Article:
In the cell of the prisoner, with Dead Cells

If you are one of those who thinks that in order to please a larger audience, video games have become too easy in recent years, Dead Cells a "rogue lite" that provides a degree of difficulty which is slightly higher than the average is definitely something for you.

Inspired by the classics of the old school, more specifically Metroid and Castlevania Dead Cells describes himself as a light "roguelike" or a "rogue-lite". It depicts a beheaded prisoner who, now that he has miraculously escaped death, now has to escape from the dungeon where he drains away. We only have one life to go as far as possible, and every time we die (which happens very often) we have to start from the very beginning. Fortunately, the paintings are randomly generated, and their plot is different every time we cross them, reducing the impression of repetition.

Image taken from the game

The mechanics of Dead Cells are easy to approach, but difficult to master. As with any good platform game, you have a jump (and a double jump) to reach inaccessible or hidden places. Each painting is full of secret areas, power parades to increase its possibilities, or schedules to get better weapons and equipment. Exploration therefore forms the core of the experience and to make it easier, a mini-map in the bottom corner of the screen always indicates exactly where someone is. Portals scattered around the paintings can also search every corner without having to constantly return to its steps.

The battle in Dead Cells consists of a button for attacking the sword and another for the bow or the shield. Traps or bombs are also obtained in the course of time. An exclamation mark appears on an opponent when it threatens to attack, leaving time to avoid the photo. Enemies kill gold coins, but also cells, the currency of the game that improves his health, his attacks or other aspects of his hero. You lose the contents of your inventory when you die, but fortunately some improvements are permanent and the obstacles that seemed insurmountable become much easier with time.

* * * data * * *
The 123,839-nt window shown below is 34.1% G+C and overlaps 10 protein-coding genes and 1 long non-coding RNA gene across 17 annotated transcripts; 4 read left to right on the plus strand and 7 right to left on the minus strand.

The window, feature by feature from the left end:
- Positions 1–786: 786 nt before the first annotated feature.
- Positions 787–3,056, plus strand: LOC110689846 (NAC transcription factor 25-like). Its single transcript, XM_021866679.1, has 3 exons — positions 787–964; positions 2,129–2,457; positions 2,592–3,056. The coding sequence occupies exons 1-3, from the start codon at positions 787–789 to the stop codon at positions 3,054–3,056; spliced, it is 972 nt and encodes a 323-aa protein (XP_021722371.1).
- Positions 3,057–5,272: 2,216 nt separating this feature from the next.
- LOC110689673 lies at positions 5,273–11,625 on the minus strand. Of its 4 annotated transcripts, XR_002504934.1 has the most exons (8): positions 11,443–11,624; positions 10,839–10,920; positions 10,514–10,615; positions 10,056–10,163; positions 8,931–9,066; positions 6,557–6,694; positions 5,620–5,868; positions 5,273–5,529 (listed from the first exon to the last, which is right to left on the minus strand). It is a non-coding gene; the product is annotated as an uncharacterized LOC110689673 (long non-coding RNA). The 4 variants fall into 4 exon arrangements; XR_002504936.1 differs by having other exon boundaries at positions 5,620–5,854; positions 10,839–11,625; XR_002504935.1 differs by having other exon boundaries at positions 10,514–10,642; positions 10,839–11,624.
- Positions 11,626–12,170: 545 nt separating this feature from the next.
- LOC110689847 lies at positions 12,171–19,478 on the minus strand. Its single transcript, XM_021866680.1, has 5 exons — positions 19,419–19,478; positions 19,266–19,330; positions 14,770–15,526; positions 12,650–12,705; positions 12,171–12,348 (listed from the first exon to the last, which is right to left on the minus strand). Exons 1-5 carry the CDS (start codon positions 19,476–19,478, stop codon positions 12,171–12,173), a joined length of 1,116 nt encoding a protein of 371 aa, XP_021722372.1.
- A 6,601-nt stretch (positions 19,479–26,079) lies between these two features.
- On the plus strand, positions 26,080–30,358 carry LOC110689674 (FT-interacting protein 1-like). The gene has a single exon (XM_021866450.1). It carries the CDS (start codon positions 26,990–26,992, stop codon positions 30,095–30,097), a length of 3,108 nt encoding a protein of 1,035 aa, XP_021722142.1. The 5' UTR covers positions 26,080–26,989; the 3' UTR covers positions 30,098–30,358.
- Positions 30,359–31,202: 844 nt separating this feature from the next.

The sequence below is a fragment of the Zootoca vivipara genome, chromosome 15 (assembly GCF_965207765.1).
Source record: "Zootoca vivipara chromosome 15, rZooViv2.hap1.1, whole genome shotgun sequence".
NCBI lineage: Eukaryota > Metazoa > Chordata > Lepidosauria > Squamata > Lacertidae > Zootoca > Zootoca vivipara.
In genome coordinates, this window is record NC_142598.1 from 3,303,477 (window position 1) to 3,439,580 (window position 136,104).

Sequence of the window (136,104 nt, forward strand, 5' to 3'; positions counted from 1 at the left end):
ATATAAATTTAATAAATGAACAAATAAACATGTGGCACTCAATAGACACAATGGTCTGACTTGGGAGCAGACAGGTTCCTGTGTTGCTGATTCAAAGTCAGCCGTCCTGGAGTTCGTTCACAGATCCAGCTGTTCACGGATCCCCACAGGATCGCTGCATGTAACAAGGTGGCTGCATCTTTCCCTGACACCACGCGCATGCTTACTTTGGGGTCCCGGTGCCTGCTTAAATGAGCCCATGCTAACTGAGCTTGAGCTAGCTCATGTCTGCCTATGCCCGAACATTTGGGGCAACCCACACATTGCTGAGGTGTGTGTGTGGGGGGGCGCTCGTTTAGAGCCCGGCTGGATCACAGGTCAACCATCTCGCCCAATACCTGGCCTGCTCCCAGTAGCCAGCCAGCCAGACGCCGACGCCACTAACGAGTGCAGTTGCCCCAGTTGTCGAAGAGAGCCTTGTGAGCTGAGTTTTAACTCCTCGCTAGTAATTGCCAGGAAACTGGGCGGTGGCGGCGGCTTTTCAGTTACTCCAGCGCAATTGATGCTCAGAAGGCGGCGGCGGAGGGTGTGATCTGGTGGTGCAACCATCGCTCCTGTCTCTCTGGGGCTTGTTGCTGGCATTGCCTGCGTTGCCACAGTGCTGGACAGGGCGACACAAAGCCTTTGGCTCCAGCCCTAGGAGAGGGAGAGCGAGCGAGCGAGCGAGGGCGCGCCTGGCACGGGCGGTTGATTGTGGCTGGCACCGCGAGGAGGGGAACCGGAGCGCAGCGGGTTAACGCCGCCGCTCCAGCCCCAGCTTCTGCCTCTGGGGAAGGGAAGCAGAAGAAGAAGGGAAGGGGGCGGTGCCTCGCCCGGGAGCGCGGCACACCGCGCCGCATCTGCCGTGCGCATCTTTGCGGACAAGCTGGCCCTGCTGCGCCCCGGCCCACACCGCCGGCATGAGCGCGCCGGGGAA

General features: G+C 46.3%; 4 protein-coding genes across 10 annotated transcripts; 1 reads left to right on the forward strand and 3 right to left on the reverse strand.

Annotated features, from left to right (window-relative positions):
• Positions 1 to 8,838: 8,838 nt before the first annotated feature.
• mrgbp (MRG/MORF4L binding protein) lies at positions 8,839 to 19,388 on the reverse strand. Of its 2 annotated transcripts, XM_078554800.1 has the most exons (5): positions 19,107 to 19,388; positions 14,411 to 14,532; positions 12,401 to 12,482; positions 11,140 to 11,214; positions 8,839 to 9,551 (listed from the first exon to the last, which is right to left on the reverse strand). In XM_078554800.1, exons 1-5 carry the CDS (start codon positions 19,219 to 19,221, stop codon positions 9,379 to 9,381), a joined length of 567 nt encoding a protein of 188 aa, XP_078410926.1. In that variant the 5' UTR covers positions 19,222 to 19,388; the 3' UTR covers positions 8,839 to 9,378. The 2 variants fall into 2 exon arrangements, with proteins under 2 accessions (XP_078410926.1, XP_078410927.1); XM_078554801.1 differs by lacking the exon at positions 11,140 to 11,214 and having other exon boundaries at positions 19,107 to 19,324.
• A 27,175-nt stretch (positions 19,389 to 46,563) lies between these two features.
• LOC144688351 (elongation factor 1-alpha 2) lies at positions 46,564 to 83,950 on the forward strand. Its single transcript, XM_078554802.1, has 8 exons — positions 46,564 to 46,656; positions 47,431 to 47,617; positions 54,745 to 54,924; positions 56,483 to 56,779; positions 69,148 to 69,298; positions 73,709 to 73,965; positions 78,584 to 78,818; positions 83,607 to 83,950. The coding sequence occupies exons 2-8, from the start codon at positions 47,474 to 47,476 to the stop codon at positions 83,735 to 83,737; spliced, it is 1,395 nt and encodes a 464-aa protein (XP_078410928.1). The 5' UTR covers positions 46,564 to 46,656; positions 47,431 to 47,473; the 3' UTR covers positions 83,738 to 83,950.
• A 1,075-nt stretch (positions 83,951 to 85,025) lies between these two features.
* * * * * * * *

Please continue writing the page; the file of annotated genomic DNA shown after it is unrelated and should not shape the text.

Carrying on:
Image from the game [Visual Death Cells reminiscent of the period of the late 1980s when game developers such as Splatterhouse or the infamous Chiller discovered that they could illustrate the "blood" in detail thanks to the passage from 8 to 16 bits. We appreciate the Gothic aesthetic and retro, with its hung, stacks of corpses, decaying meat and potted crows. Although the game occasionally loses in the middle of a game (which is especially frustrating for a "roguelike"), the experience usually runs smoothly. In addition to the campaign, the title also offers daily challenges.

The adage says that "to defeat without danger, one triumphs without glory," and though it somewhat weakens his experience of "roguelike." Dead Cells is a beautiful homage to a time, not so long ago, when video games yielded a much more satisfying level of difficulty to overcome.


Dead Cells

Developer / Publisher : Motion Twin

Platforms : Linux, Mac OS X, PS4 , Switch, Windows, Xbox One (tested Xbox One)

Game available in French (only text on screen)

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